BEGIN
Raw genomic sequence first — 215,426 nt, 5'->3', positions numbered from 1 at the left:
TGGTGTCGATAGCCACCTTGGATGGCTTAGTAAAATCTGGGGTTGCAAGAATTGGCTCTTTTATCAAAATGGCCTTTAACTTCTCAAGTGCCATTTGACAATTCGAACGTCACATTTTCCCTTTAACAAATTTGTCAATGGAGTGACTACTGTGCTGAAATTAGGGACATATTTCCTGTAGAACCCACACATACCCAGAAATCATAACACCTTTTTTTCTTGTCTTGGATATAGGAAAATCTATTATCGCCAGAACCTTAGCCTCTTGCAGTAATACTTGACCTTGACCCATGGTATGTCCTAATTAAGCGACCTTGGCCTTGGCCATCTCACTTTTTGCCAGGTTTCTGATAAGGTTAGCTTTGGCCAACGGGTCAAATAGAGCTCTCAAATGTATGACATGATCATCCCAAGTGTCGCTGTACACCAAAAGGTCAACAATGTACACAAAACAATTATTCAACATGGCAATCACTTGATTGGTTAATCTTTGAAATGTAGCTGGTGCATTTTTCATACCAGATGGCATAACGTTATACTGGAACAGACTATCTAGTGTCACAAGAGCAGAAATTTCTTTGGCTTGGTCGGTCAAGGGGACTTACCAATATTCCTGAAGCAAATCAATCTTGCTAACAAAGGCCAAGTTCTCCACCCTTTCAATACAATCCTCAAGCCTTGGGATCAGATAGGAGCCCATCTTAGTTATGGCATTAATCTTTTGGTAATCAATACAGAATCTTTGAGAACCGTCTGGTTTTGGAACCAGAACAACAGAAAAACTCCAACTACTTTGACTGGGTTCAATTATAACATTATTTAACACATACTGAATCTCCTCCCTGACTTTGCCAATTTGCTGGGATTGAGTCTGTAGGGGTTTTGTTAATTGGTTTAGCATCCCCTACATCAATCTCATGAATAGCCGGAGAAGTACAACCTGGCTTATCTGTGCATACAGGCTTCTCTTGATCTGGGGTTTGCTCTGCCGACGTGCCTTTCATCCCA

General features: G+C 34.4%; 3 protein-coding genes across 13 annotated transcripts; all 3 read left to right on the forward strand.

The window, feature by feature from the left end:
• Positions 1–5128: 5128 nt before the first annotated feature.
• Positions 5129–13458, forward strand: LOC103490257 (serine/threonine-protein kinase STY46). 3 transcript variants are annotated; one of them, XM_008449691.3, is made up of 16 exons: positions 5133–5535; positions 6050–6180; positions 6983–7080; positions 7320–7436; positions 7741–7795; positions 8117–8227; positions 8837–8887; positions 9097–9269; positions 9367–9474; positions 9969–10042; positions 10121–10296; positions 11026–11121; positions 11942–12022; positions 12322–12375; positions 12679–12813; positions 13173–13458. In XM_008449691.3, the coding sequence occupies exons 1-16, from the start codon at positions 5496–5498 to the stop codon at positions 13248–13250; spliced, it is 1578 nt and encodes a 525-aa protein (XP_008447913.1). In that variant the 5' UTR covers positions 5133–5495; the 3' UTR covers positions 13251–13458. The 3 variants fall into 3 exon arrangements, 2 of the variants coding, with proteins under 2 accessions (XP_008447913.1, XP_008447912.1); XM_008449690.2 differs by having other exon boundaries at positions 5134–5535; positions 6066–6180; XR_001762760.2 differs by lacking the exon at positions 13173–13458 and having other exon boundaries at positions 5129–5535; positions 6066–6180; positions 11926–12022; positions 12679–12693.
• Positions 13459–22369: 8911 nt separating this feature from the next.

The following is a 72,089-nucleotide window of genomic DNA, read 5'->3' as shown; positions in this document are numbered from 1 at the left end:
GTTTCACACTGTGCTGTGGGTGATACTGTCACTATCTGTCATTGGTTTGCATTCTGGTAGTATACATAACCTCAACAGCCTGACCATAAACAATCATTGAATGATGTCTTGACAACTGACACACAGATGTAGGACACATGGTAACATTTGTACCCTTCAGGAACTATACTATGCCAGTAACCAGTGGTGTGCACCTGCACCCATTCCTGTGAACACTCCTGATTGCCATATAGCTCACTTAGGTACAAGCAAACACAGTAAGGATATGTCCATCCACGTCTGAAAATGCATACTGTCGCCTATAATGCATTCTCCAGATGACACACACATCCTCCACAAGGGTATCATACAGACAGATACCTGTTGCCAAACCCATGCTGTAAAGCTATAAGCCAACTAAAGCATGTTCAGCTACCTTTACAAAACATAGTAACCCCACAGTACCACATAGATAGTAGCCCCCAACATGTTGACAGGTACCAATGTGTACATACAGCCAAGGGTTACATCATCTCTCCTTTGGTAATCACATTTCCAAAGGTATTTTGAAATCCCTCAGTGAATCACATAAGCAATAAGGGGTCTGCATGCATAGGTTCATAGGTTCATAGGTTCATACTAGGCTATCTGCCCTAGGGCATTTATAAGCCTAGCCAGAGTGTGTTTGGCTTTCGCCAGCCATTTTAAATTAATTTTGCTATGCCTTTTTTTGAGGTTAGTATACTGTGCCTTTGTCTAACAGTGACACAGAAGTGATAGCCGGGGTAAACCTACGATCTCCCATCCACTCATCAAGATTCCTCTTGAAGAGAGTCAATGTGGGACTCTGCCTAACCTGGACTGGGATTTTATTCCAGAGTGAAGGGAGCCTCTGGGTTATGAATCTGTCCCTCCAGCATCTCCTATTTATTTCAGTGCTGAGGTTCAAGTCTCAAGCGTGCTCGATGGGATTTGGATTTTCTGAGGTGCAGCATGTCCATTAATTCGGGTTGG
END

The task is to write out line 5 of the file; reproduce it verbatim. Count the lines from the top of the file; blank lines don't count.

• Positions 1–5128: 5128 nt before the first annotated feature.